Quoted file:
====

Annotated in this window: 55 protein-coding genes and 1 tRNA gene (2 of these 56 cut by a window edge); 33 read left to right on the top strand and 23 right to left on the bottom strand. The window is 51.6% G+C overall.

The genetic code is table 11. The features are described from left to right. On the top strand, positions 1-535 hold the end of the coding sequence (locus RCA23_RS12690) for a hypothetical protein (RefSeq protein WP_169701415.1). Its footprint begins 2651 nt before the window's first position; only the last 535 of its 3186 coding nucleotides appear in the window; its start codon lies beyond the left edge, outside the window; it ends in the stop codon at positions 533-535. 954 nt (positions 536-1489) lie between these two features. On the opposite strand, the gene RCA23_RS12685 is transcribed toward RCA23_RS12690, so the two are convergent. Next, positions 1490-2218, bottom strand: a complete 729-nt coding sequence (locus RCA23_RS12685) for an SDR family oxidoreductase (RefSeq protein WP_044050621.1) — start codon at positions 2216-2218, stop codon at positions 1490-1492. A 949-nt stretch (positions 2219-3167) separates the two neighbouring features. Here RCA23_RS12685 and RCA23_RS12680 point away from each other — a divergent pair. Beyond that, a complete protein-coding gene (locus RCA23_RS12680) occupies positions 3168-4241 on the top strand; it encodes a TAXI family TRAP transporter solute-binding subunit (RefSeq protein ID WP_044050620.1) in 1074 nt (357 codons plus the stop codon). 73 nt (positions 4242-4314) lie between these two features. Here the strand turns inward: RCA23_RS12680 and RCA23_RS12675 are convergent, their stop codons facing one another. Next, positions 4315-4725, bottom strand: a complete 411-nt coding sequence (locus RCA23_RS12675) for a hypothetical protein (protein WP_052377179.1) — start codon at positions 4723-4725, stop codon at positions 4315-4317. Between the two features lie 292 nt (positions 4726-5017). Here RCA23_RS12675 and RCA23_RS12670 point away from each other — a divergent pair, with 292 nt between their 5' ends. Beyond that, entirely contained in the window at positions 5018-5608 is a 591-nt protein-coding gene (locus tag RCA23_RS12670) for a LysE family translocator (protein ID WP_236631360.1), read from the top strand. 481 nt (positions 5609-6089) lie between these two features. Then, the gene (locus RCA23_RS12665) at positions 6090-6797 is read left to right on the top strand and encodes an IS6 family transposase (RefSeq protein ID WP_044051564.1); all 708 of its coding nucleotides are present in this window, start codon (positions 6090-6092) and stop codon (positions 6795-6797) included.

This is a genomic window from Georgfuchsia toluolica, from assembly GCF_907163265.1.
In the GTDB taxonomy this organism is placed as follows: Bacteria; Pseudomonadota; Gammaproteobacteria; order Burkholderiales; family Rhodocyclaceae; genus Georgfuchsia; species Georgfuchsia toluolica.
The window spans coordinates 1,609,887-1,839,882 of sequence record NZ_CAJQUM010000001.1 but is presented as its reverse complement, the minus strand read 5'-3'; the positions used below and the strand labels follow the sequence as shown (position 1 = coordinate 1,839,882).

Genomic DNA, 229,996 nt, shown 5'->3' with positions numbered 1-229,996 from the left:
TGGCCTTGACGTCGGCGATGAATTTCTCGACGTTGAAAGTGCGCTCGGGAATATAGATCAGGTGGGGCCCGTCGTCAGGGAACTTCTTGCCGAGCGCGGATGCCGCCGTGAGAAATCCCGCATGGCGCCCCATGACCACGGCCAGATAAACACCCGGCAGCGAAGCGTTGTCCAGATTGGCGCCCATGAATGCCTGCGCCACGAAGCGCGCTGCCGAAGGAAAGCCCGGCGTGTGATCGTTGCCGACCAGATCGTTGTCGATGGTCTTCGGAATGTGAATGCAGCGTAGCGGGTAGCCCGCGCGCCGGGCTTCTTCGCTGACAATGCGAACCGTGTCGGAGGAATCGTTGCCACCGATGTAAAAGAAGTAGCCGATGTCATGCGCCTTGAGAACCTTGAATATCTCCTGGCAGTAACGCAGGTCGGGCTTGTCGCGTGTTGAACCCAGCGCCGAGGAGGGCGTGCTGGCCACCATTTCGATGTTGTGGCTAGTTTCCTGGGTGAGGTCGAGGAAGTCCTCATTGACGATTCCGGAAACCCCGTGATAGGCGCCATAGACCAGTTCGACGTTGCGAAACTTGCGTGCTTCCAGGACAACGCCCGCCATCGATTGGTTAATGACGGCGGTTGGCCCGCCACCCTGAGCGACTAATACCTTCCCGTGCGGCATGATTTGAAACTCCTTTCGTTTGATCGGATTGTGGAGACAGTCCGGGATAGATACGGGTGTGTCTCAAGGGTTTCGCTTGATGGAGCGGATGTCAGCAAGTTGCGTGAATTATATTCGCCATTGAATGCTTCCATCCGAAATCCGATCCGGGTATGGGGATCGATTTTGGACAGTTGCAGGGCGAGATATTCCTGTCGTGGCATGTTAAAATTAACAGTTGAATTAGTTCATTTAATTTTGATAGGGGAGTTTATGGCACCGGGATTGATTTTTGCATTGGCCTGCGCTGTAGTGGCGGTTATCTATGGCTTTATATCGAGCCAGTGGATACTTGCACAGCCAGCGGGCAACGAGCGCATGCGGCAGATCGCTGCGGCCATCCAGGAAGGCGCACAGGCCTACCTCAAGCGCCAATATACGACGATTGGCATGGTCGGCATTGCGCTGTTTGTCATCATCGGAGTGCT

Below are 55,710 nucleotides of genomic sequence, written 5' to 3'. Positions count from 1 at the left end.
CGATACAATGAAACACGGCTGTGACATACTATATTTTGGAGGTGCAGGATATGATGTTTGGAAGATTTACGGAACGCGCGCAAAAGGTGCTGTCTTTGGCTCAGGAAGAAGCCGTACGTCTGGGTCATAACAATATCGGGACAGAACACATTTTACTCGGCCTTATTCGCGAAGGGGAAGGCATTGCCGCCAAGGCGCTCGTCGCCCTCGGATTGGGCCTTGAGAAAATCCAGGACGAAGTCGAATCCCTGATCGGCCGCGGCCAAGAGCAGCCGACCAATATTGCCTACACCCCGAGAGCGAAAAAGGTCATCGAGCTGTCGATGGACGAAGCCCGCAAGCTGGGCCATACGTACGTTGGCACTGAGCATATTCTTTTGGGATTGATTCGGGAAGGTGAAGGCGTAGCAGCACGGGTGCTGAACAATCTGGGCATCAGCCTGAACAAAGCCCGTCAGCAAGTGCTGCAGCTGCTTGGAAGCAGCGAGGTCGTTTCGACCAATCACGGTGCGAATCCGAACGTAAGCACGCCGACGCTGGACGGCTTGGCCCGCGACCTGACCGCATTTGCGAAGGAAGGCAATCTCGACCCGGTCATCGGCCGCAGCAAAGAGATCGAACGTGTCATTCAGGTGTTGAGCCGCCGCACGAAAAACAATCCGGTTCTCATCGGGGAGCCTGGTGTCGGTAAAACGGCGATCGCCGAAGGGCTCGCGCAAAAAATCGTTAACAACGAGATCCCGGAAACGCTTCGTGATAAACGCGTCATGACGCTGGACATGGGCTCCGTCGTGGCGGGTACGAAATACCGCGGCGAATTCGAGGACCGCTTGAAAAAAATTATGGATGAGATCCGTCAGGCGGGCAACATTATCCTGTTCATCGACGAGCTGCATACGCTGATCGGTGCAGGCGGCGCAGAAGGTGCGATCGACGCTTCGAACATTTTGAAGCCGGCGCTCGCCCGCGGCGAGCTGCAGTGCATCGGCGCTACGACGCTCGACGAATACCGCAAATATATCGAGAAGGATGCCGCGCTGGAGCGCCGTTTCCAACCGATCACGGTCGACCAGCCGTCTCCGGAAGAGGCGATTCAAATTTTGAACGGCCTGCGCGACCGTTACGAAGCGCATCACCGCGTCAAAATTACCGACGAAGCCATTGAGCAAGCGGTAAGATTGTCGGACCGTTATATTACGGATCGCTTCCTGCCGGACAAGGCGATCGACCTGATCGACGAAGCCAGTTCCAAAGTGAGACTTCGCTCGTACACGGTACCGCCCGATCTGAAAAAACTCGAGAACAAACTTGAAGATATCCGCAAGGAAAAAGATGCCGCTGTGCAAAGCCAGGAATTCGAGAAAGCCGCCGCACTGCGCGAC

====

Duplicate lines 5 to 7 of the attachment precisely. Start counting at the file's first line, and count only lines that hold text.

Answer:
The window spans coordinates 1,609,887-1,839,882 of sequence record NZ_CAJQUM010000001.1 but is presented as its reverse complement, the minus strand read 5'-3'; the positions used below and the strand labels follow the sequence as shown (position 1 = coordinate 1,839,882).

Genomic DNA, 229,996 nt, shown 5'->3' with positions numbered 1-229,996 from the left:
TGGCCTTGACGTCGGCGATGAATTTCTCGACGTTGAAAGTGCGCTCGGGAATATAGATCAGGTGGGGCCCGTCGTCAGGGAACTTCTTGCCGAGCGCGGATGCCGCCGTGAGAAATCCCGCATGGCGCCCCATGACCACGGCCAGATAAACACCCGGCAGCGAAGCGTTGTCCAGATTGGCGCCCATGAATGCCTGCGCCACGAAGCGCGCTGCCGAAGGAAAGCCCGGCGTGTGATCGTTGCCGACCAGATCGTTGTCGATGGTCTTCGGAATGTGAATGCAGCGTAGCGGGTAGCCCGCGCGCCGGGCTTCTTCGCTGACAATGCGAACCGTGTCGGAGGAATCGTTGCCACCGATGTAAAAGAAGTAGCCGATGTCATGCGCCTTGAGAACCTTGAATATCTCCTGGCAGTAACGCAGGTCGGGCTTGTCGCGTGTTGAACCCAGCGCCGAGGAGGGCGTGCTGGCCACCATTTCGATGTTGTGGCTAGTTTCCTGGGTGAGGTCGAGGAAGTCCTCATTGACGATTCCGGAAACCCCGTGATAGGCGCCATAGACCAGTTCGACGTTGCGAAACTTGCGTGCTTCCAGGACAACGCCCGCCATCGATTGGTTAATGACGGCGGTTGGCCCGCCACCCTGAGCGACTAATACCTTCCCGTGCGGCATGATTTGAAACTCCTTTCGTTTGATCGGATTGTGGAGACAGTCCGGGATAGATACGGGTGTGTCTCAAGGGTTTCGCTTGATGGAGCGGATGTCAGCAAGTTGCGTGAATTATATTCGCCATTGAATGCTTCCATCCGAAATCCGATCCGGGTATGGGGATCGATTTTGGACAGTTGCAGGGCGAGATATTCCTGTCGTGGCATGTTAAAATTAACAGTTGAATTAGTTCATTTAATTTTGATAGGGGAGTTTATGGCACCGGGATTGATTTTTGCATTGGCCTGCGCTGTAGTGGCGGTTATCTATGGCTTTATATCGAGCCAGTGGATACTTGCACAGCCAGCGGGCAACGAGCGCATGCGGCAGATCGCTGCGGCCATCCAGGAAGGCGCACAGGCCTACCTCAAGCGCCAATATACGACGATTGGCATGGTCGGCATTGCGCTGTTTGTCATCATCGGAGTGCT